R Error: $-Operator is Invalid for Atomic Vectors (Examples)

 

In this tutorial you’ll learn how to fix the error message “$ operator is invalid for atomic vectors” in R.

The content of the post looks as follows:

Let’s get started:

 

Example 1: Using $-Operator for Atomic Vector [Error]

In this Example, I’ll illustrate how you should not use the $-operator. For this, we have to create a named vector object first:

vec <- 1:5                          # Create named vector
names(vec) <- letters[1:5]
vec                                 # Print named vector
# a b c d e 
# 1 2 3 4 5

Our vector contains five named numeric values. Let’s assume that we want to extract the value with the name “a” from our vector object using the $-operator:

vec$a                               # Trying to use $-operator for named vector
# Error in vec$a : $ operator is invalid for atomic vectors

As you can see it doesn’t work. The RStudio console returns the error message “$ operator is invalid for atomic vectors”.

Next, I’ll explain how to avoid this error message in R…

 

Example 2: Using $-Operator for Recursive Object [Fixing the Error]

In Example 2, I’ll illustrate how to modify a data object so that you don’t get the error “$ operator is invalid for atomic vectors”.

For this, we have to convert our named vector to a data.frame object:

data <- data.frame(as.list(vec))    # Convert named vector to data.frame
data                                # Print data frame
#   a b c d e
# 1 1 2 3 4 5

Now, let’s apply the $-operator to our data frame:

data$a                              # Applying $-operator to data frame
# 1

Works perfectly fine!

Next, I’ll explain why this error message occurred. So if you want to avoid such errors in future, keep on reading!

 

Explanation for Error Message “$ operator is invalid for atomic vectors”

In the previous examples, we have discussed the error message “$ operator is invalid for atomic vectors”. This tells us that we shouldn’t use the $-operator for atomic vectors.

But what are atomic vectors?! Atomic vectors are typically one-dimensional data objects that are created by the c() or the vector() functions. You can learn more about the properties of atomic vectors here.

So how can we check whether a data object is an atomic vector? For this, we can apply the is.atomic function. Let’s use the is.atomic function for our vector object that we have created in Example 1:

is.atomic(vec)                      # Apply is.atomic function to vector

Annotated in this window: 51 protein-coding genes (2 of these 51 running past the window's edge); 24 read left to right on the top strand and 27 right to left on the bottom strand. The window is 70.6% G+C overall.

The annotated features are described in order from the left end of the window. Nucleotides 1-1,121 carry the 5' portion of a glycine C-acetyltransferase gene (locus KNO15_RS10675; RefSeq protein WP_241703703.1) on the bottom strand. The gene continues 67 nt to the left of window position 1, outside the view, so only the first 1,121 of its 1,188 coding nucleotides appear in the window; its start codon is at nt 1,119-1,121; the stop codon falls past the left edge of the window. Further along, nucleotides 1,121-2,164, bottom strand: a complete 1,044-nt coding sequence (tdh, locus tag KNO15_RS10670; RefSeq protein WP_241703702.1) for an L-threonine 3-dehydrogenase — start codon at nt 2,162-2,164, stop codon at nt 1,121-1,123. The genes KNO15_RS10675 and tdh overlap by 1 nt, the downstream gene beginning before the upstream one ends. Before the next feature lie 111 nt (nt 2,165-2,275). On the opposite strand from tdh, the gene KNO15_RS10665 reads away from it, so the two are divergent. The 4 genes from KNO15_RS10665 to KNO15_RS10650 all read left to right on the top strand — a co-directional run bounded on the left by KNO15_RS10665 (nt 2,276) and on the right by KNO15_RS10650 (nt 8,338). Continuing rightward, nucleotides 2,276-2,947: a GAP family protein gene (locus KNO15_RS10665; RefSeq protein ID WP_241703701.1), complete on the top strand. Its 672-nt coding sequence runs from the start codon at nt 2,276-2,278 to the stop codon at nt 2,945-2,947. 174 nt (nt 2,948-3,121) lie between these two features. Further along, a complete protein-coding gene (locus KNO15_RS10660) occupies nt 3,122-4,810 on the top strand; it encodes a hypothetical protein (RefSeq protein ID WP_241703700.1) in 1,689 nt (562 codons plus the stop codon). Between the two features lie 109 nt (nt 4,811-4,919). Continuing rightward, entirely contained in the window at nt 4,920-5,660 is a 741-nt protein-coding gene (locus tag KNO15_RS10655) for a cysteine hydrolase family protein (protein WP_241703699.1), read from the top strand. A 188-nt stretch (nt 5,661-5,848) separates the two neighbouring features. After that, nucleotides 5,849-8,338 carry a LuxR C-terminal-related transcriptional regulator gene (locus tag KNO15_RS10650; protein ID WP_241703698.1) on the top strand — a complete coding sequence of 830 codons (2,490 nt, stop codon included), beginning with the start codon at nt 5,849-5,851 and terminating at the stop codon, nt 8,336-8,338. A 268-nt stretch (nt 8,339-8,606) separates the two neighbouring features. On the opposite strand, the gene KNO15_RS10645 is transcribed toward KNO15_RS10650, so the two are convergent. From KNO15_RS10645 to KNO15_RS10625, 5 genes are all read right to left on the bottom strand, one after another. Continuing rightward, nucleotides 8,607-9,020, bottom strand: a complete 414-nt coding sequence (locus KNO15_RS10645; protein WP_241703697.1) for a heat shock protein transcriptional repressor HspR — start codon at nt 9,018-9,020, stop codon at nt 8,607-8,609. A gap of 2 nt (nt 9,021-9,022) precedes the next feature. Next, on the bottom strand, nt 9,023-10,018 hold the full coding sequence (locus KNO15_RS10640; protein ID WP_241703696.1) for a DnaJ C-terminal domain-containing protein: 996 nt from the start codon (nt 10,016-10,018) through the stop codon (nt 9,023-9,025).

# TRUE

The RStudio console returns the logical value TRUE, i.e. our data object vec is an atomic vector.

As you can see in the help documentation of the $-operator (i.e. ?”$”), the $-operator can only be applied to recursive objects. You can find more about the difference of atomic vectors and recursive objects here.

In R, we can use the is.recursive function to check whether our data object is recursive:

is.recursive(vec)                   # Apply is.recursive function to vector
# FALSE

Our object vec is not recursive!

Let’s apply the is.atomic and is.recursive functions to our data frame:

is.atomic(data)                     # Apply is.atomic function to data
# FALSE

The data frame is not atomic…

is.recursive(data)                  # Apply is.recursive function to data
# TRUE

…but it is recursive.

For that reason, we can use the $-operator for our data frame.

You might use the is.atomic and is.recursive functions in future, whenever you are facing the error message “$ operator is invalid for atomic vectors”.

 

Video & Further Resources

Have a look at the following video which I have published on my YouTube channel. In the video, I show the examples of this article:

 

The YouTube video will be added soon.

 

Also, you may have a look at the other tutorials on www.statisticsglobe.com:

 

Summary: In this R tutorial you learned how to fix $-operator errors. Please let me know in the comments, if you have additional questions and/or comments. Besides that, don’t forget to subscribe to my email newsletter to get updates on new articles.

 

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